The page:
Wednesday, July 20, 2016

The New Deal made us smile. Trickle-down economics is making us hate each other.

Above: The description for this photograph (ca. 1934-1939) reads, "Lunch and grins during the construction of the Mississippi River Lock at Dubuque, Iowa." This river lock project was funded by the New Deal's Public Works Administration (PWA) and, like thousands of other PWA projects, it brought smiles to workers hungry for jobs during the Great Depression. Photo courtesy of the National Archives.

Above: Though critics sometimes scold the New Deal for not completely eliminating hundreds of years of racism, in just 10 years, the New Deal did open up hundreds of thousands of new opportunities. The African Americans in this photo are in the New Deal's National Youth Administration (NYA). Scholar Harvard Sitkoff writes, "the federal government [during the New Deal] aided blacks to an unprecedented extent, both substantively and symbolically. New Dealers joined with civil rights organizations to fight for equality of treatment for blacks in the relief and recovery programs and largely succeeded in the FSA, NYA, PWA, UHSA, and FWA" (A New Deal for Blacks, 30th Anniversary Edition, 2009, p. 248). Photo courtesy of the FDR Presidential Library and Museum and the New Deal Network.

Above: This 1939 photograph shows a WPA worker receiving his paycheck in Washington, DC. In his autobiography, Ronald Reagan wrote: "The WPA was one of the most productive elements of FDR's alphabet soup of agencies because it put people to work building roads, bridges, and other projects... it gave men and women a chance to make some money along with the satisfaction of knowing they earned it." That's probably why this guy is smiling. Photo courtesy of the National Archives.

Above: The description for this 1938 photograph reads, "WPA Hot School Lunch Project - School lunches are prepared and distributed by trucks for undernourished children to schools in the Dist. of Columbia. Photo shows children enjoying their hot school lunch." These children seem very happy to have a nice meal. Photo courtesy of the National Archives.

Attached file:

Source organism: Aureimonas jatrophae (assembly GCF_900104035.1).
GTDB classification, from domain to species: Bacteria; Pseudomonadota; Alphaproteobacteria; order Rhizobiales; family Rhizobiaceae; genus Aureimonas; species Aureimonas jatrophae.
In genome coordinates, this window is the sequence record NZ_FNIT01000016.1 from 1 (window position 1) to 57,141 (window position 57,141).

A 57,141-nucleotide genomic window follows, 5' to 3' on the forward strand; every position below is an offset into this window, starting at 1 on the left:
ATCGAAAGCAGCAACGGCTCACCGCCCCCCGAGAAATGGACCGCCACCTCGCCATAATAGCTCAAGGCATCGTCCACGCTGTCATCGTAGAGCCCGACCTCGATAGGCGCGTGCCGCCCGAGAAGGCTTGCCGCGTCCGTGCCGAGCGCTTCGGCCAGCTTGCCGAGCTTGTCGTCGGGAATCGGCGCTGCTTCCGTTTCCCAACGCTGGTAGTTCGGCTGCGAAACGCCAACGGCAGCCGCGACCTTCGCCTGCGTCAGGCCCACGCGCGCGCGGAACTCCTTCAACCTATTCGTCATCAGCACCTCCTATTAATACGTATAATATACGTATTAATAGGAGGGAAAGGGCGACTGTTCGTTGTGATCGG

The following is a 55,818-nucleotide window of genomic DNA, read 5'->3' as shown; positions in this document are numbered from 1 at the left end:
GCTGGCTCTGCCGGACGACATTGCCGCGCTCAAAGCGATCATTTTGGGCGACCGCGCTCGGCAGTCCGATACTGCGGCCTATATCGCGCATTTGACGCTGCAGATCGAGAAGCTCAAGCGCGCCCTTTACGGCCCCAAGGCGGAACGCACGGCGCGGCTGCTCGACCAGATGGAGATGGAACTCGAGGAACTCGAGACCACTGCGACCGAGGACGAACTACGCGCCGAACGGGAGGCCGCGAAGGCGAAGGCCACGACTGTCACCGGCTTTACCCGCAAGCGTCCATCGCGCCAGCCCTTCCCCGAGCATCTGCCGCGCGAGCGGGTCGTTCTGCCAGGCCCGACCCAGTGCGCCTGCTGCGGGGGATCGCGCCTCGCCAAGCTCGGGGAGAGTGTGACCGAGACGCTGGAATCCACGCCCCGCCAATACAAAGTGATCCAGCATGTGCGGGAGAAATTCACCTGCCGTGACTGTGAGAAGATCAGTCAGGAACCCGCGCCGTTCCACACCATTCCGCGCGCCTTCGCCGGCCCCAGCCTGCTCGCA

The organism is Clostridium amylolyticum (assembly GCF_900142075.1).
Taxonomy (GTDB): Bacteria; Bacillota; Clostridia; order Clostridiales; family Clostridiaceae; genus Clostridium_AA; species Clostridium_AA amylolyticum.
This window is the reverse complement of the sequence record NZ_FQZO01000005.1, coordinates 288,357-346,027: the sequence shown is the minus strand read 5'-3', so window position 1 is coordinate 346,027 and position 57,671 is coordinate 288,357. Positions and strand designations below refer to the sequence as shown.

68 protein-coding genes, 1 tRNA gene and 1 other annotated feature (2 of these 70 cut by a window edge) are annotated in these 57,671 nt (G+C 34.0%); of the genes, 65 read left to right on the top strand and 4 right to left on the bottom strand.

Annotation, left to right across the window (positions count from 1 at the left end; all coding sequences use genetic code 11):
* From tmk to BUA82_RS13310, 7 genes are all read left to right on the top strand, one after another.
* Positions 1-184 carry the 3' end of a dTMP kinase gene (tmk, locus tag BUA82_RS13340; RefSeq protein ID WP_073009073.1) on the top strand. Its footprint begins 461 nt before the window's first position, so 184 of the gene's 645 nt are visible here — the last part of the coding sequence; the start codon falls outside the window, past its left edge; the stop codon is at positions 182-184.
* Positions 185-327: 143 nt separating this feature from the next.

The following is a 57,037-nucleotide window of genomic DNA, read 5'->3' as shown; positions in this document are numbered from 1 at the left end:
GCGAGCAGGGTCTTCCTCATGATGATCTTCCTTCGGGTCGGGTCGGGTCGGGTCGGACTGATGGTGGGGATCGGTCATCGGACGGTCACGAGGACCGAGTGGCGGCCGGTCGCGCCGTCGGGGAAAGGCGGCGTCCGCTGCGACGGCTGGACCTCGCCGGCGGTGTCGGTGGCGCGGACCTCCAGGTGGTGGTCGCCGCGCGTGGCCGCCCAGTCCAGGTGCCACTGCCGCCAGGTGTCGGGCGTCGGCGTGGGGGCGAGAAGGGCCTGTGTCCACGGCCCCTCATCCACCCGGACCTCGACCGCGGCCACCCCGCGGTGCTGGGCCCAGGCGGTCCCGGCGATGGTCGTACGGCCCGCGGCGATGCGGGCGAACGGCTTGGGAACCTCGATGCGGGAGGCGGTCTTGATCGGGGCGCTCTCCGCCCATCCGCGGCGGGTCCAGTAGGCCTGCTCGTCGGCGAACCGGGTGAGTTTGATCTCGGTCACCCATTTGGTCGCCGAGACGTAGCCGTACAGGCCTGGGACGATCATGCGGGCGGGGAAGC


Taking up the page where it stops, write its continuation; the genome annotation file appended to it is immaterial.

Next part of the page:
Above: This photo is part of a larger series, showing a child receiving therapy, and gaining much greater mobility, at the Morris Memorial Hospital in Milton, West Virginia, ca. 1936-1940. The hospital was a WPA project, and the therapy offered at the hospital brought smiles to children in need. Photo courtesy of the National Archives.

Above: These two women are at a camp for unemployed women in Minnesota, operated by the New Deal's Federal Emergency Relief Administration (FERA), 1934. There were FERA camps for unemployed women in various parts of the country, where they could learn new job skills, participate in recreational activities, and network & socialize with each other. Part of the the idea behind these camps was, obviously, to boost the spirits of women struggling through the Great Depression and, judging by the above smiles, must have been somewhat successful. Sadly, the suicide rate among women has increased by about 45% in recent years. This has happened alongside the financial elite's assault on the middle-class, and our culture's rejection of the New Deal. Coincidence? Photo courtesy of the FDR Presidential Library and Museum.